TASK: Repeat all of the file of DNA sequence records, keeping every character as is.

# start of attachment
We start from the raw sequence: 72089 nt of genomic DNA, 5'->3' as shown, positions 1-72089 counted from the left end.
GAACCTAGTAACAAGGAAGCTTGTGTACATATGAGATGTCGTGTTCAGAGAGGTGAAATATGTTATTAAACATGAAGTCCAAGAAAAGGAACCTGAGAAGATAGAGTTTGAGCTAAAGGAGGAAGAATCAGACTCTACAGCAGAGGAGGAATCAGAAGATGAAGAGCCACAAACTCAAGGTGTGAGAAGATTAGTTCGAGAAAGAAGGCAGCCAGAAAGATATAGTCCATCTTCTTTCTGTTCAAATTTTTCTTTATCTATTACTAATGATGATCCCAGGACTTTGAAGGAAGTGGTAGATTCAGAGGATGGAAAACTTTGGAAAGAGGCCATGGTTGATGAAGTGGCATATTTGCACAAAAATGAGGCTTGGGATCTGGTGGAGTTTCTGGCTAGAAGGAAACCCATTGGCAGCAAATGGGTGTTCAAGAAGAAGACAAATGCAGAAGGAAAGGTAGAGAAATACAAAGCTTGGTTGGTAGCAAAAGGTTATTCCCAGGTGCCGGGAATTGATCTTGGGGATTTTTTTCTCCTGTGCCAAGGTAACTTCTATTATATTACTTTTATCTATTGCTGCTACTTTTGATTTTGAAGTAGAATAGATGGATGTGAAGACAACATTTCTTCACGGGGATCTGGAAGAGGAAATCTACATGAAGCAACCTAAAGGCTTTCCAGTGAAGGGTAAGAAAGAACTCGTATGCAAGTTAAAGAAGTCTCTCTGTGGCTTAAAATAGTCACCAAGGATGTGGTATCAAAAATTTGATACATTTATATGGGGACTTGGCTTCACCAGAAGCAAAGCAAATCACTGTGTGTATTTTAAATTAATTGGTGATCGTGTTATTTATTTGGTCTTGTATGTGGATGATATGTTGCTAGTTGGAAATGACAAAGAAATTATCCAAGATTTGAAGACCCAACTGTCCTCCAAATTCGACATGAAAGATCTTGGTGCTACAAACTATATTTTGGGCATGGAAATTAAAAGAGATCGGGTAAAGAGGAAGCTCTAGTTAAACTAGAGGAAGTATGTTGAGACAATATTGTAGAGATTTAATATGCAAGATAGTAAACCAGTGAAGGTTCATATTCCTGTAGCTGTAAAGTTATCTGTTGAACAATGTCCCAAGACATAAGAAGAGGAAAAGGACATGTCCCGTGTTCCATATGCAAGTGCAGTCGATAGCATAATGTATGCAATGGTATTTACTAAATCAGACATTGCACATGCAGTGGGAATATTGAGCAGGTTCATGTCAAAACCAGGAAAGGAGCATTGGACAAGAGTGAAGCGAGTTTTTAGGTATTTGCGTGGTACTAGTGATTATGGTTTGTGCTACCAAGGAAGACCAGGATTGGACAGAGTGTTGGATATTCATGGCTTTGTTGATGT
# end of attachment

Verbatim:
We start from the raw sequence: 72089 nt of genomic DNA, 5'->3' as shown, positions 1-72089 counted from the left end.
GAACCTAGTAACAAGGAAGCTTGTGTACATATGAGATGTCGTGTTCAGAGAGGTGAAATATGTTATTAAACATGAAGTCCAAGAAAAGGAACCTGAGAAGATAGAGTTTGAGCTAAAGGAGGAAGAATCAGACTCTACAGCAGAGGAGGAATCAGAAGATGAAGAGCCACAAACTCAAGGTGTGAGAAGATTAGTTCGAGAAAGAAGGCAGCCAGAAAGATATAGTCCATCTTCTTTCTGTTCAAATTTTTCTTTATCTATTACTAATGATGATCCCAGGACTTTGAAGGAAGTGGTAGATTCAGAGGATGGAAAACTTTGGAAAGAGGCCATGGTTGATGAAGTGGCATATTTGCACAAAAATGAGGCTTGGGATCTGGTGGAGTTTCTGGCTAGAAGGAAACCCATTGGCAGCAAATGGGTGTTCAAGAAGAAGACAAATGCAGAAGGAAAGGTAGAGAAATACAAAGCTTGGTTGGTAGCAAAAGGTTATTCCCAGGTGCCGGGAATTGATCTTGGGGATTTTTTTCTCCTGTGCCAAGGTAACTTCTATTATATTACTTTTATCTATTGCTGCTACTTTTGATTTTGAAGTAGAATAGATGGATGTGAAGACAACATTTCTTCACGGGGATCTGGAAGAGGAAATCTACATGAAGCAACCTAAAGGCTTTCCAGTGAAGGGTAAGAAAGAACTCGTATGCAAGTTAAAGAAGTCTCTCTGTGGCTTAAAATAGTCACCAAGGATGTGGTATCAAAAATTTGATACATTTATATGGGGACTTGGCTTCACCAGAAGCAAAGCAAATCACTGTGTGTATTTTAAATTAATTGGTGATCGTGTTATTTATTTGGTCTTGTATGTGGATGATATGTTGCTAGTTGGAAATGACAAAGAAATTATCCAAGATTTGAAGACCCAACTGTCCTCCAAATTCGACATGAAAGATCTTGGTGCTACAAACTATATTTTGGGCATGGAAATTAAAAGAGATCGGGTAAAGAGGAAGCTCTAGTTAAACTAGAGGAAGTATGTTGAGACAATATTGTAGAGATTTAATATGCAAGATAGTAAACCAGTGAAGGTTCATATTCCTGTAGCTGTAAAGTTATCTGTTGAACAATGTCCCAAGACATAAGAAGAGGAAAAGGACATGTCCCGTGTTCCATATGCAAGTGCAGTCGATAGCATAATGTATGCAATGGTATTTACTAAATCAGACATTGCACATGCAGTGGGAATATTGAGCAGGTTCATGTCAAAACCAGGAAAGGAGCATTGGACAAGAGTGAAGCGAGTTTTTAGGTATTTGCGTGGTACTAGTGATTATGGTTTGTGCTACCAAGGAAGACCAGGATTGGACAGAGTGTTGGATATTCATGGCTTTGTTGATGT